A costly date for Spitzer, but not so surprising, scientists say

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New York State Gov. Eliot Spitzer is joined by his wife Silda as he makes a statement to reporters during Monday's news conference.

Why would someone as rich and powerful as Eliot Spitzer put his family, his job and his promising future on the line for an alleged $4,000 date with a prostitute?

Is this pathological or inherent in human nature?

Scientists says it's more likely to be the latter. They attribute this kind of behavior to natural promiscuity combined with opportunity - along with a risk-taking personality common to men like Bill Clinton and John F Kennedy. It's what makes them seek office and what makes us want to vote for them.

Psychologist Christopher Ryan, author of "Sex in Prehistory," says the desire for sex with more than one person has always been there - for leaders and followers alike. "The desire is not a function of status or power - it's a question of availability."

What's relatively new to the human race, he said, is the ability to exercise power and the connection between power and sex.

That's because, for most of human existence, there was only so far a man could coerce others when food was essentially free and hard to hoard. And until relatively recently, sex with multiple partners was the norm. "It would have been very unusual 100,000 years ago for a person to have one sexual partner for 30 years," said Ryan in an interview from Barcelona.

We don't know this for sure, because prehistoric sexual behavior doesn't fossilize, but there's much we can infer from studying how people in foraging cultures live today, he said. Such cultures tend to be relatively egalitarian and promiscuous, at least by American standards, he said. But prostitution is rare, as he believes it was for most of our past.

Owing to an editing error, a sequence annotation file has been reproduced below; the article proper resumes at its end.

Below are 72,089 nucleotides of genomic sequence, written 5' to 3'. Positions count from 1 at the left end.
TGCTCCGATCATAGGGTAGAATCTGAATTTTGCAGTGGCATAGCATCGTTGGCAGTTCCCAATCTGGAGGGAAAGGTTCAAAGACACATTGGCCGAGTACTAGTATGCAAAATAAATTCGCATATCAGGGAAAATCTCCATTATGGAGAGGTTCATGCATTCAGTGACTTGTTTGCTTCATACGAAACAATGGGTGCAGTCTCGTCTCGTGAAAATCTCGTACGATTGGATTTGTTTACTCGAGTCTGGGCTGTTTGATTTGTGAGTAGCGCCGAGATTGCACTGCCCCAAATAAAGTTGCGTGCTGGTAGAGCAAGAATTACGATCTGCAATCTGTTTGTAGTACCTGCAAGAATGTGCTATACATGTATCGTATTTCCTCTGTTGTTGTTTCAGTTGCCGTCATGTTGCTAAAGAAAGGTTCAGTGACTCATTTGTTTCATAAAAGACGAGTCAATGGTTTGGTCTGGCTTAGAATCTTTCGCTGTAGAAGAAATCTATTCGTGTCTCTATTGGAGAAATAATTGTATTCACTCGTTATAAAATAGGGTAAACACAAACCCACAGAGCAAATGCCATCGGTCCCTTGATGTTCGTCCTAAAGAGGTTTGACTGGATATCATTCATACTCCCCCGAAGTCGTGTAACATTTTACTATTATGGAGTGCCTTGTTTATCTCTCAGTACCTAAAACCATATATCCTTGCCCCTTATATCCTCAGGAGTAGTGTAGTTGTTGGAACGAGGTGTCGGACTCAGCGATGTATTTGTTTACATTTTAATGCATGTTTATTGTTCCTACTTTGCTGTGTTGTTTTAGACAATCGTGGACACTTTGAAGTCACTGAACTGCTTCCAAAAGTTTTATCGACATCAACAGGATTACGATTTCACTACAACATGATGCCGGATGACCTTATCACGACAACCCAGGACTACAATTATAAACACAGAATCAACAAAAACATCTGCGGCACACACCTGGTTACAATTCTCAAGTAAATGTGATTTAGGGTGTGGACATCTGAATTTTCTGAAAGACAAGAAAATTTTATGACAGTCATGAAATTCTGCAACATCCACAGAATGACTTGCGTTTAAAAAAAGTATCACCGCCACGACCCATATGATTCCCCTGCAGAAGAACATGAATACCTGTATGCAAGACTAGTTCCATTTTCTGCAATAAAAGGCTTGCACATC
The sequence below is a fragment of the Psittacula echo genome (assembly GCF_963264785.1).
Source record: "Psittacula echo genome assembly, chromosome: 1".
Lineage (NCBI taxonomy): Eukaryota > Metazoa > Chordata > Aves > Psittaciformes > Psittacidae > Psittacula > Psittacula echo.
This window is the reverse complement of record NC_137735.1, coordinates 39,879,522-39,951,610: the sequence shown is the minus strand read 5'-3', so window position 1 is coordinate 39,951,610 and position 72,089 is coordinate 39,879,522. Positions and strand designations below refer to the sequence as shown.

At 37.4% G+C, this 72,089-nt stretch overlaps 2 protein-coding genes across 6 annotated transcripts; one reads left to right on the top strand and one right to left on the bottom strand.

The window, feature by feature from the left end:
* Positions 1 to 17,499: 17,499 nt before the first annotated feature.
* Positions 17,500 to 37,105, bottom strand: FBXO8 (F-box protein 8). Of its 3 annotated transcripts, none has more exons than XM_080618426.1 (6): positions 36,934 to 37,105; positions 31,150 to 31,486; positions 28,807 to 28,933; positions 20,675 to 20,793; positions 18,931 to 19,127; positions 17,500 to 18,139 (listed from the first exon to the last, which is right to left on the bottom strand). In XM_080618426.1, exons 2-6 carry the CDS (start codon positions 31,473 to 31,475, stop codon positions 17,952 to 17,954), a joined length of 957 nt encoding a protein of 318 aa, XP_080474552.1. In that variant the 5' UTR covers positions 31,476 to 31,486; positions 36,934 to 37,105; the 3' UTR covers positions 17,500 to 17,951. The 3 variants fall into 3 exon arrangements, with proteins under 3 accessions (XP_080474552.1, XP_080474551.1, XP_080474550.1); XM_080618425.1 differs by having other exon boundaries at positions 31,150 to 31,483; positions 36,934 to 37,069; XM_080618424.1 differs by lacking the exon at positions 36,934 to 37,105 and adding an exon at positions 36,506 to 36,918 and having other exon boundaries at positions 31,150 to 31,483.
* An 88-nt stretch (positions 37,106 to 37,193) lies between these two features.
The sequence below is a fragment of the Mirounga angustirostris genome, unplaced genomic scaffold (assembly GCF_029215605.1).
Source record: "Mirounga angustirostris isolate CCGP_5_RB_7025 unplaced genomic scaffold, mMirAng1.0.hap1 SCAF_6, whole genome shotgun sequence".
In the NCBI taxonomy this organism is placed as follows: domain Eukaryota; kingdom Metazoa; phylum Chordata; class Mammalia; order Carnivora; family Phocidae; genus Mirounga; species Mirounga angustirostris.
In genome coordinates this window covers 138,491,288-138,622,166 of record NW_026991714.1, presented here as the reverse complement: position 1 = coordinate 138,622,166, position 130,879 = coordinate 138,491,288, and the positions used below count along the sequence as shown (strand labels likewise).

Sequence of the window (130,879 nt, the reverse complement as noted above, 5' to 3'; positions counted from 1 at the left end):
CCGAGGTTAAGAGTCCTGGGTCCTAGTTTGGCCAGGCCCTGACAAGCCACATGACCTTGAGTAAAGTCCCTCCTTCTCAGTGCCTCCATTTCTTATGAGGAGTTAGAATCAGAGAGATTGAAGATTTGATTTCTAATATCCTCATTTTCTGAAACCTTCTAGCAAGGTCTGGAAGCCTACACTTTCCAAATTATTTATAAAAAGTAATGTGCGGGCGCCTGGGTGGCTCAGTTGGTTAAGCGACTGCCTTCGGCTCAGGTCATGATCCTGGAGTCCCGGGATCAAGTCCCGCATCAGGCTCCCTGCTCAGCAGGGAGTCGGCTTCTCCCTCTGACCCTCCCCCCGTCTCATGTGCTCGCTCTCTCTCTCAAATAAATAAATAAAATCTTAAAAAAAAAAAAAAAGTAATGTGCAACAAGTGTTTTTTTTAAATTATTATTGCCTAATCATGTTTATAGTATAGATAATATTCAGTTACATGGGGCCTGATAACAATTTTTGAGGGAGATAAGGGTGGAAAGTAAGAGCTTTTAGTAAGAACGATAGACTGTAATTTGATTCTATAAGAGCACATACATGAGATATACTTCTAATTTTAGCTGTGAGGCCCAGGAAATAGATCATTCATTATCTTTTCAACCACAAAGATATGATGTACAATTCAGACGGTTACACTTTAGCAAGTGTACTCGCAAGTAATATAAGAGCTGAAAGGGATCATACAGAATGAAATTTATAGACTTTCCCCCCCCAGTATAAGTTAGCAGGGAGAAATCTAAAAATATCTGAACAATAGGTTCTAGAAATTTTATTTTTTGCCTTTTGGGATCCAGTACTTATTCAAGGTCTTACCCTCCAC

"There would be no need for prostitutes because there would be very few sexually frustrated men," he said.

So in other words, if Spitzer had been born in 40,000 B.C., he would never have gotten into this fix.

While Ryan argues that men and women are both naturally promiscuous and power simply gives men the opportunity to follow that nature, psychiatrist Gabriela Cort takes a more open view of the human male. Alpha males - leaders - are often indeed full of pent-up sexual energy, but they don't always use it to get in trouble, said Cort, author of the upcoming book, "Leading Under Pressure."

"Some alpha males do whatever they want for their own purposes but others can be very loyal." Alpha males often have excess sexual energy, but instead of cheating or visiting high-priced call girls, she said, many channel it into other pursuits. "Some people create things - or do things for the public good."

Temple University psychologist Frank Farley suggests that while we're busy shaking our heads at Spitzer, we could stand to look back at ourselves and question why we vote for men like him. Risk-taking personalities are attracted to the uncertain world of politics, he said, and at the same time voters are attracted to them.

"We want our leaders to show some qualities of innovation," he said. "We want bold men willing to push their ideas."

We don't choose people riddled with anxieties to run our government or our corporations, though such people may act in a thoughtful, conscientious way. We loved John Kennedy for standing up to the Soviets during the Cuban Missile Crisis.

"We don't want shrinking violets in these kinds of roles," Farley said.

Along with that package you get personal risk-taking - the affairs, the dabbling in solicitation and sometimes other crimes. "It's hard to get rid of it in politics," he said.

The other question that left many of us puzzled: Why pay for it when a man like Spitzer could probably get women for free?

"Men such as those in Spitzer's position do not so much pay for women to have sex with them; they pay for women to go away AFTER having sex with them," said evolutionary psychologist David Buss of the University of Texas. "It's one strategy some men use for minimizing the costs, although obviously it did not work for Spitzer."

 


Contact staff writer Faye Flam at 215-854-4977 or fflam@phillynews.com.